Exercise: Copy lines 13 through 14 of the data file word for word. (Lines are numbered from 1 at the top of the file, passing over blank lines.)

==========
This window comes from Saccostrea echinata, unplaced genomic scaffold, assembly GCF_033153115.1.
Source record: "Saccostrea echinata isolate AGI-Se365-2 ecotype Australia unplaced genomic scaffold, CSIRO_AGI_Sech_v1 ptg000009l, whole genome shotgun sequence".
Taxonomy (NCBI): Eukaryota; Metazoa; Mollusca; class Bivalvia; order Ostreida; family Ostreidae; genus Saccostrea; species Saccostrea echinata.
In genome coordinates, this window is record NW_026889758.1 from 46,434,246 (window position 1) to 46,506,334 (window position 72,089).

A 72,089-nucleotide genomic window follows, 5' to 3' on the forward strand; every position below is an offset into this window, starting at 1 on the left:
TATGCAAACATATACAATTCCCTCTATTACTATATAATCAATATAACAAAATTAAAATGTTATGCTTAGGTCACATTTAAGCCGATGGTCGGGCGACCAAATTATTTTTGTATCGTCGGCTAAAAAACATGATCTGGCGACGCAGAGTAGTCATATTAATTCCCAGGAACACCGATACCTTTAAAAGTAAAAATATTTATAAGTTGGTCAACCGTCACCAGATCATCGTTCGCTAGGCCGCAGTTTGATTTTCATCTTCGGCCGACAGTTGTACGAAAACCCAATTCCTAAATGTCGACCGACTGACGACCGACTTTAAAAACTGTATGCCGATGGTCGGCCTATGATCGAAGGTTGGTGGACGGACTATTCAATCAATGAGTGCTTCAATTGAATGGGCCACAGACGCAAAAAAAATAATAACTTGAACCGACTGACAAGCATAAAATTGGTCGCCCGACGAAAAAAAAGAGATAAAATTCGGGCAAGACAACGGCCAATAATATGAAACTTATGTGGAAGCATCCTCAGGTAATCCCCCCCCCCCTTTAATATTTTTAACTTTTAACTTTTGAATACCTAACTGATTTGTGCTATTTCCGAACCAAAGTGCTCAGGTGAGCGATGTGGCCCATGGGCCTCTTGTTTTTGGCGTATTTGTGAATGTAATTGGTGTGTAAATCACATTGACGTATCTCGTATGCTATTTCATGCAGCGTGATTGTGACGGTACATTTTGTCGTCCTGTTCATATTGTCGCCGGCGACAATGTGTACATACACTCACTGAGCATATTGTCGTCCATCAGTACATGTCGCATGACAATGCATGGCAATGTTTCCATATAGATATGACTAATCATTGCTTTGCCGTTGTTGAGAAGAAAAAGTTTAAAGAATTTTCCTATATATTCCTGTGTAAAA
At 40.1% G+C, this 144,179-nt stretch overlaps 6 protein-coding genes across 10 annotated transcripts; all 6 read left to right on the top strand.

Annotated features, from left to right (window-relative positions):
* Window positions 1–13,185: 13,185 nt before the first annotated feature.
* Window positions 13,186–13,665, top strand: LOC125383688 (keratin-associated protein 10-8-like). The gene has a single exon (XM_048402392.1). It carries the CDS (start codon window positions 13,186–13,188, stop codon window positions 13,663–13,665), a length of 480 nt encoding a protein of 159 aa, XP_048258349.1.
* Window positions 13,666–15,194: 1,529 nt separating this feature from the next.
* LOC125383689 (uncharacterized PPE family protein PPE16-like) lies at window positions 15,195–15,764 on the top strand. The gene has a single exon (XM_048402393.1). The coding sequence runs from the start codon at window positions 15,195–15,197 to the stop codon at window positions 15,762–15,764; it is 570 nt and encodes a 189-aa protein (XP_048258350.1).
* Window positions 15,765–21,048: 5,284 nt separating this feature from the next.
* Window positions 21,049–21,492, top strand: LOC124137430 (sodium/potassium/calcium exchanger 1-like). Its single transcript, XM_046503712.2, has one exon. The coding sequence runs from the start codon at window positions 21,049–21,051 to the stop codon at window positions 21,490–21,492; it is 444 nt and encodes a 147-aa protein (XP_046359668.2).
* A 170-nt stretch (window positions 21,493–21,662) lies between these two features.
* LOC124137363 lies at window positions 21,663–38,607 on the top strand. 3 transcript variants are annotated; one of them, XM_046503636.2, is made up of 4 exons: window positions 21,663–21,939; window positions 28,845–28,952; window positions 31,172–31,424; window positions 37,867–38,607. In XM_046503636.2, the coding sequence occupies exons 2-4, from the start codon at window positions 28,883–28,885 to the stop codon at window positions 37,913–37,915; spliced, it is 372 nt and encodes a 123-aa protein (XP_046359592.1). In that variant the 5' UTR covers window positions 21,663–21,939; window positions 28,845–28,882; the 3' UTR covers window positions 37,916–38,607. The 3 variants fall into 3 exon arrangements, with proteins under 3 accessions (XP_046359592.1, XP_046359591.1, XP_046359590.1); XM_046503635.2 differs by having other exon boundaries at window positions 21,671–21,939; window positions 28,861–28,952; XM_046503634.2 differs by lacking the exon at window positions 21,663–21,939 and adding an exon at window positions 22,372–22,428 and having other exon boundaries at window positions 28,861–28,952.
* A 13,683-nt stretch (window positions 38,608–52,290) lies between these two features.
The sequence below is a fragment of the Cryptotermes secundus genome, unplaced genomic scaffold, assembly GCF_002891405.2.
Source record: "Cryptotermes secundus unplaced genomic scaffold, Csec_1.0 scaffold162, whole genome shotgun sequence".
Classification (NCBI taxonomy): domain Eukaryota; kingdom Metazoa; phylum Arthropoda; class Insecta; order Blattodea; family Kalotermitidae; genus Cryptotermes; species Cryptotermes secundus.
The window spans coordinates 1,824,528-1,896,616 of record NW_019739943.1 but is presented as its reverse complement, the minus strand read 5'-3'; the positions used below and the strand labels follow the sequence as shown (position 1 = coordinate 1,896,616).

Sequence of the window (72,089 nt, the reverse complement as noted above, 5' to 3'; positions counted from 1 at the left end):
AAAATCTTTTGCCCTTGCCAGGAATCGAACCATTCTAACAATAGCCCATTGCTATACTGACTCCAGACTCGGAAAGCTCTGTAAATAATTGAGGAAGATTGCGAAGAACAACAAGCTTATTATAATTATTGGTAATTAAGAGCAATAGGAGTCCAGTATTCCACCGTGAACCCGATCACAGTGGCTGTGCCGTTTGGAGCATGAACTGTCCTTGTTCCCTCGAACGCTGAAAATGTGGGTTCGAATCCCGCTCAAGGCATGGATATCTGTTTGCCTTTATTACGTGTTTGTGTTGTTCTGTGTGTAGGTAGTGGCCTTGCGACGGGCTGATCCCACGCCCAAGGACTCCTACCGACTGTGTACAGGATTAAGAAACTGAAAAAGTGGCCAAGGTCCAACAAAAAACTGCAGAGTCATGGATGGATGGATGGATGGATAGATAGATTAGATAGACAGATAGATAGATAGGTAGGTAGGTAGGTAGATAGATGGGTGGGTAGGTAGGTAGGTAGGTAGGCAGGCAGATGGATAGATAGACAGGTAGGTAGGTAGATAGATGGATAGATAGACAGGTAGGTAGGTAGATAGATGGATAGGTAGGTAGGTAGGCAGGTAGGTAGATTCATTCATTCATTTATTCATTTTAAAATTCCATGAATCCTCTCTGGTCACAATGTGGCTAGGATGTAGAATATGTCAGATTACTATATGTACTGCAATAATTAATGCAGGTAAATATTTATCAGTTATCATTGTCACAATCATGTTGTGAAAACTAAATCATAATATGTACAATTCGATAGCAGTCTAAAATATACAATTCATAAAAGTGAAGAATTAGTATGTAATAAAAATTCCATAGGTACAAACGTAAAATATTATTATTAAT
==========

* Window positions 15,765–21,048: 5,284 nt separating this feature from the next.
* Window positions 21,049–21,492, top strand: LOC124137430 (sodium/potassium/calcium exchanger 1-like). Its single transcript, XM_046503712.2, has one exon. The coding sequence runs from the start codon at window positions 21,049–21,051 to the stop codon at window positions 21,490–21,492; it is 444 nt and encodes a 147-aa protein (XP_046359668.2).